Polybius, Histories, book 1, The Romans Build More Ships (search)
r naval and military preparations. The Carthaginians renew operations in Sicily. And first, they lost no time in despatching Hasdrubal to Sicily, and with him not only the soldiers that they had already collected, but those also whom they had recalled from Heracleia; and along with them they sent also a hundred and forty elephants. And next, after despatching him, they began fitting out two hundred ships and making all other preparations necessary for a naval expedition. Hasdrubal reached Lilybaeum safely, and immediately set to work to train his elephants and drill his men, and showed his intention of striking a blow for the possession of the open country. The Roman government, when they heard of this from theB. C. 254. Coss. Gn. Cornelius Scipio Asina II., Aulus Atilius, Calatinus II. survivors of the wreck on their arrival home, felt it to be a grievous misfortune: but being absolutely resolved not to give in, they determined once more to put two hundred and twenty vessels on the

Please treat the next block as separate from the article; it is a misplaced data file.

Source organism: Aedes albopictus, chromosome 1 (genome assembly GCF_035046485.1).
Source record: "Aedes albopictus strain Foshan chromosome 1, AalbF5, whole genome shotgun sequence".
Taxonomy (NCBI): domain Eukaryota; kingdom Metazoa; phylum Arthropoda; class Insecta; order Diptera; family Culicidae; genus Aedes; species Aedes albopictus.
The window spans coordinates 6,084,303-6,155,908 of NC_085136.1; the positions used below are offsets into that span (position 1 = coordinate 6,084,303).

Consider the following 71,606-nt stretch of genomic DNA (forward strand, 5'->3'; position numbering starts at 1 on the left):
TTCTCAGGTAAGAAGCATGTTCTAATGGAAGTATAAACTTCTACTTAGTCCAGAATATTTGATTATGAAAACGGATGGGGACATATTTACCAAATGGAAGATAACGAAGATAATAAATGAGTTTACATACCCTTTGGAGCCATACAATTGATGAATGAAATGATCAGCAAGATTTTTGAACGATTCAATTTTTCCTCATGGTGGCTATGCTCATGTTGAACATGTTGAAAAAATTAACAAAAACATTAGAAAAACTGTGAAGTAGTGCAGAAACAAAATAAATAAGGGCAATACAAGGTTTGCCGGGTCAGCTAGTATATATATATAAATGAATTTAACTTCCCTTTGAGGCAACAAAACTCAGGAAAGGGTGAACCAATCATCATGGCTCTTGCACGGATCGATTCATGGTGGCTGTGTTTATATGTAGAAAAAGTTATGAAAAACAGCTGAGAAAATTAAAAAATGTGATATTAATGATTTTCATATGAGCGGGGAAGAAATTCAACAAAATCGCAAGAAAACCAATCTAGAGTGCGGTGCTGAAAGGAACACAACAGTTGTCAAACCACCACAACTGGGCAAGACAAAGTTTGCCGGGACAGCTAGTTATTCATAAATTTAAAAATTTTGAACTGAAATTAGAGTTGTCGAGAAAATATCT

Polybius, Histories, book 1, The Carthaginians Prosperous (search)